A Meaning-full Advent

by Kathleen Glavich, SND on November 8, 2017

in Blogs

We are on the verge of Advent, four weeks that tend to be a flurry of activity in preparation for Christmas. This week Jen Deshpande, who is on the parish staff of St. Dominic, wrote a reflection for our parish email that I needed to hear and thought you might too. She allowed me to make it my blog post today. I especially liked the last sentence:
I saw a good friend a few days ago. I stopped by to ask her how she was doing. She looked up, voiced lowered, and said, “I’m so busy, I have so much going on.” Almost immediately after, I ran into another friend and asked him how he was doing. Again, same tone, same response, “I’m just so busy.” Busyness is a widely accepted part of our society today. We even consider it part of our identity. If you are not busy, then what are you?
We may think being busy is good; we are accomplishing so much, checking off all the boxes on that to-do list! Yes, some of our commitments are really important. Spending our days doing what we love and with the people we love shows that we are living according to our values. And I believe that much of what we do during the day aligns with a good and holy life. The problem comes when we wear our busyness as a badge of honor and status symbol. We think busy people must be more important. Why are American’s so impressed with busyness? What if we stopped celebrating being busy as a measure of importance?

In St. Matthew’s Gospel this Sunday, we hear the parable that reminds us to “Stay awake, for you know neither the day nor the hour.” When our lives become so busy with earthly matters, our minds and hearts fall asleep to Jesus. We become so busy for the sake of being busy that we are silencing God’s presence in our lives. Our hearts need to stay awake and stay focused on God. God loves us and wants us to spend time in prayer with him. He wants us to sit quietly and engage in our relationship with Him. Silencing the busyness of our lives can open our minds and hearts to what God is trying to tell us. We can’t hear Him unless our minds are quiet.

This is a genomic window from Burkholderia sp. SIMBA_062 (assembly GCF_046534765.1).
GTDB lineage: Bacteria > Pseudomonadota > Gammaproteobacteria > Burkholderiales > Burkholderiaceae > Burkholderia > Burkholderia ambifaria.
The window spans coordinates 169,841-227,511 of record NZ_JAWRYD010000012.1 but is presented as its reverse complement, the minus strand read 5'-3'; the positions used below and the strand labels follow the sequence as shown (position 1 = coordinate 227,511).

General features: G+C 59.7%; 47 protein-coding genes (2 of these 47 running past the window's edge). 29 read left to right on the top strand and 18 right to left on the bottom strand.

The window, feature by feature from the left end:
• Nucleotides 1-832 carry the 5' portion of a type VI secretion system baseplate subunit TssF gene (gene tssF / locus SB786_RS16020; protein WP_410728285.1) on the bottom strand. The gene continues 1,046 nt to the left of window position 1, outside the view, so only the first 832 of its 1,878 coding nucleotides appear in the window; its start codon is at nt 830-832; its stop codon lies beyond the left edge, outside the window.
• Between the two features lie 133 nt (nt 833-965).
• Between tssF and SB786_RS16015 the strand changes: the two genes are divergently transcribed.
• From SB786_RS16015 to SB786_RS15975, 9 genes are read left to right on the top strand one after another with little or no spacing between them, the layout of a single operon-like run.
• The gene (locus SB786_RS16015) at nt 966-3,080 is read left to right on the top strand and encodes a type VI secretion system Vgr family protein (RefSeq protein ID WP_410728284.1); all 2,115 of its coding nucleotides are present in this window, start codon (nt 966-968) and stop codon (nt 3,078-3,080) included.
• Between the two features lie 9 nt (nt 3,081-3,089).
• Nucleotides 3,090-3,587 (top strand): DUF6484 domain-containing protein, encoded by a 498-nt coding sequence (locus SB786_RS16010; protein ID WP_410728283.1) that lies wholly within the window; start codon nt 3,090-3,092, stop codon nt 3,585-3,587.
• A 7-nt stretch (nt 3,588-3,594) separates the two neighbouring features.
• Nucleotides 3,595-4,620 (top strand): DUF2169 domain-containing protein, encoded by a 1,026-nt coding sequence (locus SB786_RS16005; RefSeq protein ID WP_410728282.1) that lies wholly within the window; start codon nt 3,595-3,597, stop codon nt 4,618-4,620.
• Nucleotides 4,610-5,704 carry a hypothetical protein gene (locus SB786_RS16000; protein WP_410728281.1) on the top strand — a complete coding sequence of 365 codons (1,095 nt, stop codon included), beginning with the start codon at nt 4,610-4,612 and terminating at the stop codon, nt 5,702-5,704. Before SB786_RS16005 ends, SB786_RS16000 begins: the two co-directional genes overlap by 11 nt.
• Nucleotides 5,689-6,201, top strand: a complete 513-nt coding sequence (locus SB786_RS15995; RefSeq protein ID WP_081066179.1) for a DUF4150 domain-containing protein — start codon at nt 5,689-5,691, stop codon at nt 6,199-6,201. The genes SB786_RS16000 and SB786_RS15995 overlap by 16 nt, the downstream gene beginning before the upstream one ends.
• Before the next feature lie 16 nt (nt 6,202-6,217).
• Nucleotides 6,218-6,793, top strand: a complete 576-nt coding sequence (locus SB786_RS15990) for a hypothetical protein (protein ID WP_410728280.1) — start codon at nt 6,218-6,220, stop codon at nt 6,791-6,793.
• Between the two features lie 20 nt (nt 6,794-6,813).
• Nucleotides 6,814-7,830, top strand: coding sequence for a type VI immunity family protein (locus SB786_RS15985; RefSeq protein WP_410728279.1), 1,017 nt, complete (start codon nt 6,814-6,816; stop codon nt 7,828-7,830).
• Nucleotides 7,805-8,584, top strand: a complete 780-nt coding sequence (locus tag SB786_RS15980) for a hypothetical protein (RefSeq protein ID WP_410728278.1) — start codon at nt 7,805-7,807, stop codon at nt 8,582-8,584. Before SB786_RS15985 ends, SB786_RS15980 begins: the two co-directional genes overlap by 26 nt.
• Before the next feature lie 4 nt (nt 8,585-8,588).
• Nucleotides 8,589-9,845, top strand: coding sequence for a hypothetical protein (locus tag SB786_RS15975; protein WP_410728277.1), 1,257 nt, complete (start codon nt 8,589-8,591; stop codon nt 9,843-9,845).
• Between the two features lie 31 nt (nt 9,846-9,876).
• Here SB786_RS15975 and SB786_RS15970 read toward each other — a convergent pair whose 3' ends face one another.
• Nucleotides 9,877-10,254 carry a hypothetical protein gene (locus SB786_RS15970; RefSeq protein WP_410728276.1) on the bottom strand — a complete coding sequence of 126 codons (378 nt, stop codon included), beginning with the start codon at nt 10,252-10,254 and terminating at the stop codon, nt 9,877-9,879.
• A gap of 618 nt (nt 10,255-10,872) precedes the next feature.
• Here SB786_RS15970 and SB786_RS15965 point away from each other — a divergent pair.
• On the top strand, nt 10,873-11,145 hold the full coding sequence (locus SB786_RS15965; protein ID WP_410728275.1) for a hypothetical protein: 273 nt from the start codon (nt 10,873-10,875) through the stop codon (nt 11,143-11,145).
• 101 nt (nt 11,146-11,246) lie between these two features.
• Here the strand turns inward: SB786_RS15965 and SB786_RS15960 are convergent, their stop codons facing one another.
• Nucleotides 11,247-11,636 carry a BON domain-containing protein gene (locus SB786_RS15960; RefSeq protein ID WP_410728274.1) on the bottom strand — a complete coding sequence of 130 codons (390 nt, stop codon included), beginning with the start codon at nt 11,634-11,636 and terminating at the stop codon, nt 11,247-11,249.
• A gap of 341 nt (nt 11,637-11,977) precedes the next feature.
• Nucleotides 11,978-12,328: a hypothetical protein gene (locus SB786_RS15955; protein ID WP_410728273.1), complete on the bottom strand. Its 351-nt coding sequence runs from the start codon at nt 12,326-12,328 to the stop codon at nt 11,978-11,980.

Sit with the Lord. Spend quiet, uninterrupted time listening for His voice. Open your heart and be ready to receive all the blessings He has ready for you. I encourage you to take this step towards becoming more purposeful in your daily life. A holy life is not found only in busyness. A holy, purposeful life is found in God. Let’s stop telling each other how busy we are, and remember that a busy life is not the same as a meaningful life.
How did you or do you plan to make your Advent less busy and more meaningful?
Read on for an introduction to a book that dovetails with Jen’s remarks . . .

BOOK REVIEW   The Peace of Christmas: Quiet Reflections from Pope Francis

By Diane M. Houdek  Franciscan Media  144 pages, $12.95

The flurry of activity during Advent can be overwhelming. There are gifts to buy and wrap, cards to send, special meals to prepare, cookies to bake, homes to decorate, and a tree to put up. The meaning of the season can easily be lost. The Peace of Christmas is the perfect antidote to stress and busy-ness. This book of daily reflections helps the reader to focus on God’s greatest gift: the coming of his Son into the world as a human being.

Each entry opens with a good-sized quotation from an address or homily of Pope Francis that is related to an Advent or Christmas theme. Coincidentally, Pope Francis is named for St. Francis of Assisi, who began the custom of displaying a Nativity scene. The Holy Father dwells often on the simplicity and poverty of the child of Bethlehem and the great love God has for us and our response.

The author then elaborates on the simple yet profound thoughts of the Holy Father in a section entitled “A Christmas Reality.” Weaving her personal memories and experiences with information about the Christmas story, she offers much food for thought. Her observations are down to earth and reflect the world as we know it. She refers to the violence and poverty in countries, and she acknowledges that there are dysfunctional families. In fact, one entry is “When Our Families Don’t Seem So Holy.”

The entries conclude with a section called “Your Christmas Gift Today.” In it the reader is presented with a practical suggestion for action that flows from the theme of the entry. In the entry on gift-giving, for example, the author advises resisting the temptation to use Santa as a threat against misbehavior but instead encourage children to imitate his generosity. Another suggestion is crossing off an item on your to-do list in order to spend an hour with God.

The entries lead from Thanksgiving through Christmas and end with Epiphany. The daily reflections can be read in sequence, but Houdek advises browsing through it when you have (or need!) a few minutes of quiet. Either way you make use of this book, you will find it a calming influence that sets your sights on the real meaning of Christmas. You will enjoy a respite of heavenly peace.

 

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